Drivers exiting I-66 are allowed to make right turns on red, except during a brief "leading pedestrian interval" when a walk signal gives pedestrians and cyclists a head start across North Lynn Street before the traffic light turns green. But it's hard to see how drivers can make this turn safely without extra eyes on both sides of their head.


Base image from Google Earth.

Drivers must simultaneously watch for cars coming from the left, cyclists and pedestrians entering the crosswalk from the right, and an overhead signal that went in in January that flashes a no-right-turn graphic for a few seconds during the leading pedestrian interval.

To make things worse, the no-right-turn graphic is hard to see in bright light, and it is flanked by highly visible signs that seem to say turns are allowed.

Diligently watching the short-lived no-turn signal while looking for a gap in oncoming traffic from the left would make it nearly impossible to look to the right. A driver trying to legally turn right on red has no time to look toward the sidewalk on their right and can't see whether someone is about to enter the crosswalk and pass in front of their car.


Overhead signs at intersection of doom, with the no-right-turn sign illuminated.
Photo by the author.

Dangers like these are widespread on American streets. What makes this intersection stand out is the heavy bike and pedestrian traffic, not the arrangement of the signals.

Tell drivers what they need to know, and repeat it

From an engineering point of view, the information traffic signals send to drivers is part of a control system that must operate reliably to keep roadways safe. So is the drivers' reaction to that information.

The traffic engineering establishment certainly recognizes that human behavior affects road safety. But two concepts are conspicuously missing from its guidelines on human factors in signal design: redundancy and parsimony.

Redundancy means backups for missed signals and improper actions. Parsimony means signals aren't excessively complex.

It's easy to see redundancy's value. Intersections with simple red-yellow-green traffic signals are full of redundant information: The movement of vehicles and pedestrians is a cue to when the light changes, so drivers don't need to stare at the signal and can keep watch on the street.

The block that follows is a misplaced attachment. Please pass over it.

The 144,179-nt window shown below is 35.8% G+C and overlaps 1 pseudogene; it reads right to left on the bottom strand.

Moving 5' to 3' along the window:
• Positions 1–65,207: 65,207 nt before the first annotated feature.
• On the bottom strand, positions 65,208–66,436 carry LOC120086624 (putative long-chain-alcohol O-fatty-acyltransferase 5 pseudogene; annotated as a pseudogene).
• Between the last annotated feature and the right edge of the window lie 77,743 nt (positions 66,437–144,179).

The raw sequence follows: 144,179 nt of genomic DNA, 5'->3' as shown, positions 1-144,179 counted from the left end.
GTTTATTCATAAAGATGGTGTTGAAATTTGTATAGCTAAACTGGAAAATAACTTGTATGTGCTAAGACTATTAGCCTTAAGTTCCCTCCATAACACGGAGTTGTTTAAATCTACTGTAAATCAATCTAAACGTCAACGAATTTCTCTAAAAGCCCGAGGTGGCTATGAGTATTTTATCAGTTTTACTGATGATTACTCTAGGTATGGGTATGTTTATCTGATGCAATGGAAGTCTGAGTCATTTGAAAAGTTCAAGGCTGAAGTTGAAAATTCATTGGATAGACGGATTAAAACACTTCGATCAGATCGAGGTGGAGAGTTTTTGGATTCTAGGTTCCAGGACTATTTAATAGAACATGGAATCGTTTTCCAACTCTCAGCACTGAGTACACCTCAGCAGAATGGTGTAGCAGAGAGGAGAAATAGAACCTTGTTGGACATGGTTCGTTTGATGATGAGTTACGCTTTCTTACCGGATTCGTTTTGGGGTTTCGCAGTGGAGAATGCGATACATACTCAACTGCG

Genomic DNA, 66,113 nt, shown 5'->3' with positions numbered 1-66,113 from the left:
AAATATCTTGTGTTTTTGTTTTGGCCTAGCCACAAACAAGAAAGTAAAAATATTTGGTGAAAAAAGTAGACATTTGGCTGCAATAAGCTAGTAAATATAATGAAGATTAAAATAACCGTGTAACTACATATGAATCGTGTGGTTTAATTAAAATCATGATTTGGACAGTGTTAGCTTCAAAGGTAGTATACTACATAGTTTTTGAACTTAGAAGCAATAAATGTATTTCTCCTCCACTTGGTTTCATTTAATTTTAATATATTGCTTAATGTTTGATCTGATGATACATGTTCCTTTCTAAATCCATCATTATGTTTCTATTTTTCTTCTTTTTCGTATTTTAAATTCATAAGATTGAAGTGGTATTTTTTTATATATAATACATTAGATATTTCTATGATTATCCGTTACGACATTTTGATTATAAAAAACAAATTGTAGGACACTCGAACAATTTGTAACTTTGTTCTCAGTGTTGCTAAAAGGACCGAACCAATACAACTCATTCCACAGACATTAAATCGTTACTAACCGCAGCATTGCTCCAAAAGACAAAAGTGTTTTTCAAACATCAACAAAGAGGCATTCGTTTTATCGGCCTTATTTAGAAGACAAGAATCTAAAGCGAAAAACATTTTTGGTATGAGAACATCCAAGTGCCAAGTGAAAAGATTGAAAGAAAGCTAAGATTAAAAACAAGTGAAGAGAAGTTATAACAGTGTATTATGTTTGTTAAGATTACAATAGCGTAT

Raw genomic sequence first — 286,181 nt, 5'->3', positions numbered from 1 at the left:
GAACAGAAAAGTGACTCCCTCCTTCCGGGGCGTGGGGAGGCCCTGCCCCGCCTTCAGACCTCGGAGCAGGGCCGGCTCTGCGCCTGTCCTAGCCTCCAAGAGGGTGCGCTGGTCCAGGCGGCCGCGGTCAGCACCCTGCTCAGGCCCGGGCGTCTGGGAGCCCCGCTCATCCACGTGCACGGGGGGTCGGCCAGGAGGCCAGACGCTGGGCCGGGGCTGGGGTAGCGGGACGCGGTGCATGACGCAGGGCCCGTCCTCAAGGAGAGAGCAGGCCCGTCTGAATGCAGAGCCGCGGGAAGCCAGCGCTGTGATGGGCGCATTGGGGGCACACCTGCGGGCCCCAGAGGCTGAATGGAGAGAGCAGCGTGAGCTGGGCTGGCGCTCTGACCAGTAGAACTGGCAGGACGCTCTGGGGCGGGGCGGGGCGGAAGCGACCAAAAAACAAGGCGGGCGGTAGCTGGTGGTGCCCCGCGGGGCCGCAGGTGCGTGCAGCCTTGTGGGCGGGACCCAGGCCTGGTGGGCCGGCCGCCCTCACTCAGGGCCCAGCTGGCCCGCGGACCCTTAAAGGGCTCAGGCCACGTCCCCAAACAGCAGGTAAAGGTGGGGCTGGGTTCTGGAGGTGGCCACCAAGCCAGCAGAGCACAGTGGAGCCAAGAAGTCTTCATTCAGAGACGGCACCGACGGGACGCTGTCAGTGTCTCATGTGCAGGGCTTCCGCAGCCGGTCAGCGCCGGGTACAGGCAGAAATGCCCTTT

More complexity—turn arrows, walk signs, rules that allow right turns on red—means less redundancy. Demands on the driver's eye and brain increase, and the inevitable moments of inattention do more harm.

Parsimony is a less intuitive idea, but an equally important one. This principle, which originated from the statistical analysis of time series, warns against using too many input variables to control decisions. Adding complexity, when there aren't enough data to do it right, makes outcomes worse.

Consider the countdown clocks attached to walk signals. The Federal Highway Administration mandated them when research indicated that when pedestrians know how much time is left before cars start to move, they get hit by drivers less often. But this information changes the behavior of drivers too. Whether the drivers speed up to beat the light or simply get distracted is not clear, but the effect is real. A recent study in Toronto found that countdown timers cause more collisions than they prevent.

Complex signals have other costs. Turn arrows make signal cycles longer. This gets more cars through the intersection, but everyone waits longer for a green light and the street becomes a barrier to walking. The delays to pedestrians and non-rush-hour drivers may exceed the time saved from reduced congestion—but the traffic engineers won't know without data on off-peak travel, something they rarely measure.

And slow lights create safety hazards of their own. The longer pedestrians are asked to stand and watch a don't walk signal, the more likely they are to ignore it.

It will never be possible to govern traffic with the mathematical precision of electric circuits. But they are both control systems afflicted with random noise, and similar principles apply.

Solving problems by adding more gadgets to an already complex system can do more harm than good. Traffic control operates most reliably when everyone on the road knows that green means go and red means stop.

Turn arrows and separate walk signals should be used sparingly. They squeeze more cars through an intersection in rush hour, but they exact a price in safety, dollars, and travel delay.